Just when you think you’ve seen every possible way to play the piano, [Alessandro Perini] came up with a new one. In this piece, written for the percussionist [Irene Bianco], hand-held motors become a tangible interface between composer, electronic music equipment, and the performer.
The performance involved ten small disc motors, held above the strings by a wooden frame. The motors are controlled by a Arduino Nano, which turns the motors on or off based on MIDI commands from a computer. However, the performance is not entirely automated. [Irene] wears a pair of contact microphones on her fingers, which she moves around inside the piano to capture the sounds of the strings vibrating in harmony with the motors themselves.
[Alessandro] has been kind enough to share a tutorial on how to recreate the hardware and software behind the performance for those keen to create similar work of their own. As with any musical endeavour, MIDI can always make it better. Video after the break.
10 thoughts on “Tiny Motors Enable Experimental Piano Performance”
This is still very raw.. Much potential still awaits to be explore
The example wasn’t as relaxing as I expected.
I have to admit I found Hauschka’s experiments with putting vibrating motors on a piano to be more to my musical taste.
Yeah, the atonal isms of academia. Most any mic is a contact mic if placed on the source. Her fingers are miked and they interact with the strings including a screeching motion like a finger rubbing a wine glass. It’s possible to make a string to vibrate longitudinally that way, it’s much higher in pitch than the normal mode of vibration.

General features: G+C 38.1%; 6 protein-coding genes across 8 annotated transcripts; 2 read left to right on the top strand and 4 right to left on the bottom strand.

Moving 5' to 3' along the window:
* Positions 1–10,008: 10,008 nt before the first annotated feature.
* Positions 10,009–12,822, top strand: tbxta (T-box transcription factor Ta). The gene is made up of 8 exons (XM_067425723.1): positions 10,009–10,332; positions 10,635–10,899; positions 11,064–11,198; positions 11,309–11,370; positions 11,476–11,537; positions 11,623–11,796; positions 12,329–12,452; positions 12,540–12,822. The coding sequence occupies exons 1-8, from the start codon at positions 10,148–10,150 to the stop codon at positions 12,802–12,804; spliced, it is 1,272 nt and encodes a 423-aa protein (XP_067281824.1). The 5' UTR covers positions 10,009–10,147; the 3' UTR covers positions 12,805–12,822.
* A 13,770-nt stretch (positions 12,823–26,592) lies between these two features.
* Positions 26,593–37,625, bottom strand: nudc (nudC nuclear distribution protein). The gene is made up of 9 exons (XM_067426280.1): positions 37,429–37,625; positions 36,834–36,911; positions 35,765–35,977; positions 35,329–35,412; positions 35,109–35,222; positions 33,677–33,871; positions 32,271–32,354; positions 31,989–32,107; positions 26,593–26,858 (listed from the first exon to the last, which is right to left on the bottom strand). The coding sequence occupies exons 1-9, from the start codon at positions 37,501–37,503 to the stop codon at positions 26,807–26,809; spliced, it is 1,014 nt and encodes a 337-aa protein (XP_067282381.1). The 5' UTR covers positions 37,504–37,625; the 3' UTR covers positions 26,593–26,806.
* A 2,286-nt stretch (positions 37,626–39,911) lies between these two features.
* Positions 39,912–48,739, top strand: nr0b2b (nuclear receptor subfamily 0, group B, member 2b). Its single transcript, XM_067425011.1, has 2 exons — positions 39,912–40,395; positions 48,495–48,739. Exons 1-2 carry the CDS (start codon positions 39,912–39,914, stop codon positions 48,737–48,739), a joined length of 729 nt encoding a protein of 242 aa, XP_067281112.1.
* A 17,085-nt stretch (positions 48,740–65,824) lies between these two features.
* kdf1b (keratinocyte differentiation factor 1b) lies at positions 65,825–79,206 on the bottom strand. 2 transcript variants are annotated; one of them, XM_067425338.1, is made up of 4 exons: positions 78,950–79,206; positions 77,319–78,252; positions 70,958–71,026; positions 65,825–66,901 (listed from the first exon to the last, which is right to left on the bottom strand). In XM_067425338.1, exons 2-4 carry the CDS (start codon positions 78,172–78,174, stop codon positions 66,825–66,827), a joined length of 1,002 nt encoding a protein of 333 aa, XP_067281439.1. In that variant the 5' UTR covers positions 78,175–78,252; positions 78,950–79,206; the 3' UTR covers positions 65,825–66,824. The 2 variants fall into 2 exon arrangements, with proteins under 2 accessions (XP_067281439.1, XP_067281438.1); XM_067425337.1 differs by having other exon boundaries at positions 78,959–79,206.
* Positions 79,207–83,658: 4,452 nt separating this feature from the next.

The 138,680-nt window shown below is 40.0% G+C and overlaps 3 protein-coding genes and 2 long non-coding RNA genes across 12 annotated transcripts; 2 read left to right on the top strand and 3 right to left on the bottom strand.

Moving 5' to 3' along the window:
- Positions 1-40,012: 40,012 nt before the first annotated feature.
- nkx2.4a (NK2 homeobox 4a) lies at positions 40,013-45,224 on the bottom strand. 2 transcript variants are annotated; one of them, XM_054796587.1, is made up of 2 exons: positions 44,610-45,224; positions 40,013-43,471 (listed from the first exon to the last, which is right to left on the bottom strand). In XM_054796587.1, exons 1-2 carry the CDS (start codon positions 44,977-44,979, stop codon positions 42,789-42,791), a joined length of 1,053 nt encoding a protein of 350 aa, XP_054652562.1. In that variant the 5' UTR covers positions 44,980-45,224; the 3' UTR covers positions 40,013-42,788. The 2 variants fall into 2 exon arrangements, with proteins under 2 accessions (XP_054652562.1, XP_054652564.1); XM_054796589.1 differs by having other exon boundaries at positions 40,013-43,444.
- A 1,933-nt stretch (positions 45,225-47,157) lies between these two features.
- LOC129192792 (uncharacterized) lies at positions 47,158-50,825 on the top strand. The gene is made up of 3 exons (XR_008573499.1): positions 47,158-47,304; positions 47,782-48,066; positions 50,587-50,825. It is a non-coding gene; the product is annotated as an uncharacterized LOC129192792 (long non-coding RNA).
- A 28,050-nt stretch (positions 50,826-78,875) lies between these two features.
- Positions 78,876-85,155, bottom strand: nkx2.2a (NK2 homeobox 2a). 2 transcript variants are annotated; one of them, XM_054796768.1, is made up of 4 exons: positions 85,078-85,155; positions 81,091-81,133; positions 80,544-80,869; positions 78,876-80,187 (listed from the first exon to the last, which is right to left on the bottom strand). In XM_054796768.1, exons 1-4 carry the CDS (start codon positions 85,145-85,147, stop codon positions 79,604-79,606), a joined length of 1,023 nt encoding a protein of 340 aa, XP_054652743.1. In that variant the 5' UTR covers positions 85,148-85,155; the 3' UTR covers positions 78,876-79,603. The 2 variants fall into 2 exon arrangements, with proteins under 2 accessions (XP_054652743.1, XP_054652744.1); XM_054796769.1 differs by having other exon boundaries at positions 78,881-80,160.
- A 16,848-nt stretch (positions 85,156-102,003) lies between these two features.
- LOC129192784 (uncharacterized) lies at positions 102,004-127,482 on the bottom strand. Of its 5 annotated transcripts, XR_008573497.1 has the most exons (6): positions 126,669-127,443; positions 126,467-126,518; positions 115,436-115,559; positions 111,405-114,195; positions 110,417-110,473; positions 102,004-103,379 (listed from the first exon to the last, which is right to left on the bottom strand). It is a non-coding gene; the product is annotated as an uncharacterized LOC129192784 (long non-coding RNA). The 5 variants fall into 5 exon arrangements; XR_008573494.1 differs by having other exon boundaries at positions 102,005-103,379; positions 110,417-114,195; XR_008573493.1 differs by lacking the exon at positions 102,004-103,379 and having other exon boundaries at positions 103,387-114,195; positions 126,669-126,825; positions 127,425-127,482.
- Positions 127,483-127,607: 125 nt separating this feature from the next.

Scraping bass strings may cause the Tardis to move unpredictably.
Interesting, try it on a harp.
Sounded like a jack hammer at times…..I would rather hear an Armonica.
Totally read the tape on their arms as muscle sensors.
For some interesting wired up pianos check out Grandbrothers.
Quite a good example of hacking taken to the professional level. They built really nice custom solenoid actuators complete with LEDs for debugging, neutrik connectors etc.
If I read what’s happening in some of the videos they were actually using a coil as an electromagnet to directly vibrate the strings.
Interesting way to get new ideas and sounds. Thanks for sharing! Nice performance, Irene Bianco!
I’ll just leave a +1 here :)
Here I am in 2020 only one (small) music festival was maintained amid the pandemic. I’ve seen a woman playing the piano with many accessories put insides to change its sounds. Very soothing and impressive performance with sounds that were akin to an electronic instrument even if nothing but acoustic instruments (piano and drumming sticks) were used here.
Happy to see that experiments are undergoing in this area.
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